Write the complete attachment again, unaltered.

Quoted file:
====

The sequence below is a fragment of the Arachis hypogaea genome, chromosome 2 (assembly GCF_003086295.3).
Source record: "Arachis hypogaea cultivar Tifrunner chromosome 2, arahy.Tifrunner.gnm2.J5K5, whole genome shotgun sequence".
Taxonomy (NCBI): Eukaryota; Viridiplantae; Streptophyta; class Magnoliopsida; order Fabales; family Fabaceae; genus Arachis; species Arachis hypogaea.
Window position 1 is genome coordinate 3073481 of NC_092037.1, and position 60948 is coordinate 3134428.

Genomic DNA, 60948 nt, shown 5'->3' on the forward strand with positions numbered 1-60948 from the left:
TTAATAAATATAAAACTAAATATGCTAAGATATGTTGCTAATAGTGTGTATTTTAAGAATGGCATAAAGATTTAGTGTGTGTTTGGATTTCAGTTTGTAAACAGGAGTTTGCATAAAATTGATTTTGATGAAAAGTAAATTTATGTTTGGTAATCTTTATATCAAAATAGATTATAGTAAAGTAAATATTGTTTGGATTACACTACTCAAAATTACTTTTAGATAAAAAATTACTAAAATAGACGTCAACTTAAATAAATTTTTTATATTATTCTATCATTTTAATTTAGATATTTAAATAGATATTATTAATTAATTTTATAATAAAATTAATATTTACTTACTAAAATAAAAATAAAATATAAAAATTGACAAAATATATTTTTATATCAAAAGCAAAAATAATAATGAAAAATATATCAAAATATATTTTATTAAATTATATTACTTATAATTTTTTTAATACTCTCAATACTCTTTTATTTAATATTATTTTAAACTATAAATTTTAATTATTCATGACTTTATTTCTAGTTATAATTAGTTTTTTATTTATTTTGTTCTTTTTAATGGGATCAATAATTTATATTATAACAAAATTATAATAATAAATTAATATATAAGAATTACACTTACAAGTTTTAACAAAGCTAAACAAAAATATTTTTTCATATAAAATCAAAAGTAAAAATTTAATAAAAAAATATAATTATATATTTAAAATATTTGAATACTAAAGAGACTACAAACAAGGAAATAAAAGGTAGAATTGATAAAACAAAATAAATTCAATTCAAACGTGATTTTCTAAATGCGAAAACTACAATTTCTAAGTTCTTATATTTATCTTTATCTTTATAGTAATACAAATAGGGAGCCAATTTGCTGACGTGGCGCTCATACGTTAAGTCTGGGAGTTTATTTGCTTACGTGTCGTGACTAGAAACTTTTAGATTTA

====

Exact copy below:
The sequence below is a fragment of the Arachis hypogaea genome, chromosome 2 (assembly GCF_003086295.3).
Source record: "Arachis hypogaea cultivar Tifrunner chromosome 2, arahy.Tifrunner.gnm2.J5K5, whole genome shotgun sequence".
Taxonomy (NCBI): Eukaryota; Viridiplantae; Streptophyta; class Magnoliopsida; order Fabales; family Fabaceae; genus Arachis; species Arachis hypogaea.
Window position 1 is genome coordinate 3073481 of NC_092037.1, and position 60948 is coordinate 3134428.

Genomic DNA, 60948 nt, shown 5'->3' on the forward strand with positions numbered 1-60948 from the left:
TTAATAAATATAAAACTAAATATGCTAAGATATGTTGCTAATAGTGTGTATTTTAAGAATGGCATAAAGATTTAGTGTGTGTTTGGATTTCAGTTTGTAAACAGGAGTTTGCATAAAATTGATTTTGATGAAAAGTAAATTTATGTTTGGTAATCTTTATATCAAAATAGATTATAGTAAAGTAAATATTGTTTGGATTACACTACTCAAAATTACTTTTAGATAAAAAATTACTAAAATAGACGTCAACTTAAATAAATTTTTTATATTATTCTATCATTTTAATTTAGATATTTAAATAGATATTATTAATTAATTTTATAATAAAATTAATATTTACTTACTAAAATAAAAATAAAATATAAAAATTGACAAAATATATTTTTATATCAAAAGCAAAAATAATAATGAAAAATATATCAAAATATATTTTATTAAATTATATTACTTATAATTTTTTTAATACTCTCAATACTCTTTTATTTAATATTATTTTAAACTATAAATTTTAATTATTCATGACTTTATTTCTAGTTATAATTAGTTTTTTATTTATTTTGTTCTTTTTAATGGGATCAATAATTTATATTATAACAAAATTATAATAATAAATTAATATATAAGAATTACACTTACAAGTTTTAACAAAGCTAAACAAAAATATTTTTTCATATAAAATCAAAAGTAAAAATTTAATAAAAAAATATAATTATATATTTAAAATATTTGAATACTAAAGAGACTACAAACAAGGAAATAAAAGGTAGAATTGATAAAACAAAATAAATTCAATTCAAACGTGATTTTCTAAATGCGAAAACTACAATTTCTAAGTTCTTATATTTATCTTTATCTTTATAGTAATACAAATAGGGAGCCAATTTGCTGACGTGGCGCTCATACGTTAAGTCTGGGAGTTTATTTGCTTACGTGTCGTGACTAGAAACTTTTAGATTTA